Last month, the House GOP unanimously voted down a proposed increase to the minimum wage. The proposal would have raised the federal minimum wage from $7.25 to $10.10 an hour over two years. Not only does this hurt business, it also disproportionally hurts women.
Women make up nearly two-thirds of all minimum wage workers. Therefore the minimum wage IS a women’s issue. A woman working full-time, year-round at minimum wage will earn just $14,500 annually. Over 40% of women are the primary breadwinners for their household and single motherhood is steadily rising. Women have to work to support their families. A single working mother of two who makes $14,500 a year is $4000 below the poverty line. Raising the minimum wage to $10.10 would increase take home pay by $5,700 for an annual $20,200 lifting that family of three out of poverty.
A working mother whose income is below the poverty line qualifies for public assistance programs (like food stamps and Medicaid) and relies on them in order to survive. Public assistance programs are acting as subsidies for a living wage. Why not just raise the minimum wage to a living wage? On top of decreasing the number of women and families needing public assistance, because women make up the majority of minimum-wage workers, increasing the minimum wage would help close the gender wage gap. Which, as it stands now, is a woman earns 77 cents for every dollar a man does. The gender wage gap is even worse for women of color: black women make 64 cents and Hispanic women 55 cents for every dollar their white male counterparts make. Increasing the minimum wage to $10.10 an hour would help narrow the gender pay gap.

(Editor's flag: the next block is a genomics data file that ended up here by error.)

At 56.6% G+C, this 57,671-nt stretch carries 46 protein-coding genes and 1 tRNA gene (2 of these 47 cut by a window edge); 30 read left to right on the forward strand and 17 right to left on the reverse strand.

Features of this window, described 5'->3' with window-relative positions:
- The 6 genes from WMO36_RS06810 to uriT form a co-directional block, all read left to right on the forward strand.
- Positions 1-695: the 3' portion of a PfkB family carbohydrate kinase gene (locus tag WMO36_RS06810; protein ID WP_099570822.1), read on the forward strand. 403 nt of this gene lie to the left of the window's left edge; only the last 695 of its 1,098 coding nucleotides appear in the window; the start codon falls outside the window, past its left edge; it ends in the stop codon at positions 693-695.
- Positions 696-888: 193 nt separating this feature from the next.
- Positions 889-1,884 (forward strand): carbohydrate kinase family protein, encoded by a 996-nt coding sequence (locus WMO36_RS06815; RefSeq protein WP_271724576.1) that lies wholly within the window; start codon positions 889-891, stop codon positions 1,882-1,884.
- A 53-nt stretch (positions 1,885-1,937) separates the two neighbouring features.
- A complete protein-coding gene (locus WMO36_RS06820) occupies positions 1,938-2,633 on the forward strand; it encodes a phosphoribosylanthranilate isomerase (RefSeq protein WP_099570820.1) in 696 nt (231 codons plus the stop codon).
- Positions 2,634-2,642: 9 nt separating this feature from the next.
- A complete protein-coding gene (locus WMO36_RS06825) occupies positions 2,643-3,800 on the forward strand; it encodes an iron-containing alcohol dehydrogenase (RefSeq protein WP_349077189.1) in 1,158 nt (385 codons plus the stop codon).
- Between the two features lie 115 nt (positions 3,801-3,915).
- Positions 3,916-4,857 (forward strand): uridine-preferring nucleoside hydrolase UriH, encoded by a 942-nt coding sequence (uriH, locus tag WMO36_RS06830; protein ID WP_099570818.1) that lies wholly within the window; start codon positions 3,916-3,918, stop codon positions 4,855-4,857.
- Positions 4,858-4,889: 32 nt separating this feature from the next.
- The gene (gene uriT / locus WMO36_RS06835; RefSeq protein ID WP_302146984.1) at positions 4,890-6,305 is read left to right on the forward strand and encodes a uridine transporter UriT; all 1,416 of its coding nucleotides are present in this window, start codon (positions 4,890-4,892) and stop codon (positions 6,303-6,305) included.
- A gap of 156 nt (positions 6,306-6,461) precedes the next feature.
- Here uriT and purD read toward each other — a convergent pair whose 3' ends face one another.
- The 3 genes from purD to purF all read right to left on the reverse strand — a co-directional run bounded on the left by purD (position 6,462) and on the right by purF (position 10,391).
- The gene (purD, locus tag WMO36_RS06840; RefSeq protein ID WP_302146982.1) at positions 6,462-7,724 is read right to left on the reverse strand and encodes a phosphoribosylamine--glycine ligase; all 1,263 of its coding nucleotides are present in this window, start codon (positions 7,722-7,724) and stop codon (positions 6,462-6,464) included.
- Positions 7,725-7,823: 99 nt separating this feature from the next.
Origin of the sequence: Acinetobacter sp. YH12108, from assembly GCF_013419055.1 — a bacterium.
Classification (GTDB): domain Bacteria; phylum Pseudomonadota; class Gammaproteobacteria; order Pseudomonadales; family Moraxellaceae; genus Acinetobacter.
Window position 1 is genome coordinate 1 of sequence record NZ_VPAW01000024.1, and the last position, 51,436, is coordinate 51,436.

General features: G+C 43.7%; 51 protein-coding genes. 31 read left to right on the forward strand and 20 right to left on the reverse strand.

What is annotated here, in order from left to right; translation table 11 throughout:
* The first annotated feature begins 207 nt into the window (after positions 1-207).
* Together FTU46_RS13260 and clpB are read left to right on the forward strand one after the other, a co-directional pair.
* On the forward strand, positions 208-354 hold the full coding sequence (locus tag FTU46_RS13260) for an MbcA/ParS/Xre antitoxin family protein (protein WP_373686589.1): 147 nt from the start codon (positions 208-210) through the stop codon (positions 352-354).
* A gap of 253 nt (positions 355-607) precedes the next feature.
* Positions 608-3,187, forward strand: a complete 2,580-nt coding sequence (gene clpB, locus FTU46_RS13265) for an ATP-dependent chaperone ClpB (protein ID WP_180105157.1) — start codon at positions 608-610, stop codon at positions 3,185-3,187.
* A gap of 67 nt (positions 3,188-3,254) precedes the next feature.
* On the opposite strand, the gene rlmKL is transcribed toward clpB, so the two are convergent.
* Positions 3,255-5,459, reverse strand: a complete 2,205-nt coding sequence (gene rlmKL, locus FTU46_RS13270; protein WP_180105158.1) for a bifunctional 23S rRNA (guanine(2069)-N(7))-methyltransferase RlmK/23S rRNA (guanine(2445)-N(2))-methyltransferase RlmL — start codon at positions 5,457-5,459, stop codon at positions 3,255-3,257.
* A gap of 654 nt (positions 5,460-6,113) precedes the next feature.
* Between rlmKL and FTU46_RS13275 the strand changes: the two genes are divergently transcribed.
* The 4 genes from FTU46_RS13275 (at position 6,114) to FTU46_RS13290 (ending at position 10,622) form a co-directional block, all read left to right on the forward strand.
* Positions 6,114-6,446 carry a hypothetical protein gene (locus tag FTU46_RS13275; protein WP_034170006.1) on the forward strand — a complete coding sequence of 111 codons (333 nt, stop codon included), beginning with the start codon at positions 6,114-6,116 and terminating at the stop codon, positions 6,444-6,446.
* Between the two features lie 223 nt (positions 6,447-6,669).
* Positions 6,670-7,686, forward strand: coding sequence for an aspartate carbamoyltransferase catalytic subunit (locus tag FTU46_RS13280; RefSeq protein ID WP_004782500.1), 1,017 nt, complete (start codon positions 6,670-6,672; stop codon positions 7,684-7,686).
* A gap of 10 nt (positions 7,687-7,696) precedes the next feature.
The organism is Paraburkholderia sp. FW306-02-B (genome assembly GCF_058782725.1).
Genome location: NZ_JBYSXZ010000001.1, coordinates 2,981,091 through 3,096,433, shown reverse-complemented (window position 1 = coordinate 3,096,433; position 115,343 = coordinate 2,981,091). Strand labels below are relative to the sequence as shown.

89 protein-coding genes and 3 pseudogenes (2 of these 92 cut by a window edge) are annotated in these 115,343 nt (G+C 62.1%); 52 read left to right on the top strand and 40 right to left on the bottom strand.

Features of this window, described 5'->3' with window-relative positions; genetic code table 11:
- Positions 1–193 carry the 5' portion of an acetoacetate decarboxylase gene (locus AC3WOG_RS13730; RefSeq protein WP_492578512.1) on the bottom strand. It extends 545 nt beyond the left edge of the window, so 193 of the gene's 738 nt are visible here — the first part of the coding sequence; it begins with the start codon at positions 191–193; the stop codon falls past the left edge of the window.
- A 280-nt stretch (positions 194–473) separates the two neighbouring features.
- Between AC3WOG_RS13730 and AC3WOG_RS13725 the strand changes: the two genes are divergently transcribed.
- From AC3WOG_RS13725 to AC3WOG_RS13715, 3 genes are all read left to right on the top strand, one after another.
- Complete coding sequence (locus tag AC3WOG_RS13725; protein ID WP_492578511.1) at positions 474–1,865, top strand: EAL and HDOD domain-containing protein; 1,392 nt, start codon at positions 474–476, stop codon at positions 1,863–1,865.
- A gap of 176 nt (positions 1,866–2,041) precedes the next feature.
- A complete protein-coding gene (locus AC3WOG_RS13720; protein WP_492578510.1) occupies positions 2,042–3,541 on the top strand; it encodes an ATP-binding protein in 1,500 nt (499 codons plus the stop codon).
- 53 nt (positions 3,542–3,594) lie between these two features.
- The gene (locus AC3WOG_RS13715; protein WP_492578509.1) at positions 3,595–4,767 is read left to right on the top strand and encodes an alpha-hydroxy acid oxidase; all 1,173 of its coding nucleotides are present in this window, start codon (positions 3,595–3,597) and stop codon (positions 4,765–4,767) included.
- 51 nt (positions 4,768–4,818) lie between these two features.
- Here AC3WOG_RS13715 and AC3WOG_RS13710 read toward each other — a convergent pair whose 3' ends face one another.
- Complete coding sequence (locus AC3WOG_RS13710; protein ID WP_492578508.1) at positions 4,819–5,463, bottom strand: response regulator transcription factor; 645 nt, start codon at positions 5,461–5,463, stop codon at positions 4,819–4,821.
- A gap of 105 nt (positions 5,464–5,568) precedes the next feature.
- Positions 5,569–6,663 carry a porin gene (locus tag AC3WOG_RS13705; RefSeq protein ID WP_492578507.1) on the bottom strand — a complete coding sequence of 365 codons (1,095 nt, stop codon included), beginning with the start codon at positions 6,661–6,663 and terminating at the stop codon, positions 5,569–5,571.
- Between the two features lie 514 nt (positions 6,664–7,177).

Increasing the minimum wage would not only benefit women but the entire economy. Raising the minimum wage puts money into the pockets of workers who need it the most, resulting in a direct increase in their purchasing power. Low-income workers immediately spend their money on goods that had been too expensive to buy prior to their wage increase, putting their wages directly back into the economy. Research shows that for every $1 raise to the minimum wage, low-wage households spend an additional $2,800 the next year. During the proposed two-year phase-in period for the increase in the minimum wage, the GDP would increase by nearly $32.6 billion dollars, resulting in a projected net increase of 140,000 jobs.
Anyway you slice it, increasing the minimum wage is good. While this latest proposal to increase the minimum wage failed at the hands of House Republicans, there is still a faint glimmer of hope; The Fair Minimum Wage Act of 2013 (H.R. 1010/S. 460) was referred to committee in both houses in March. Increasing the minimum wage would not only benefit women but would be good for the US economy.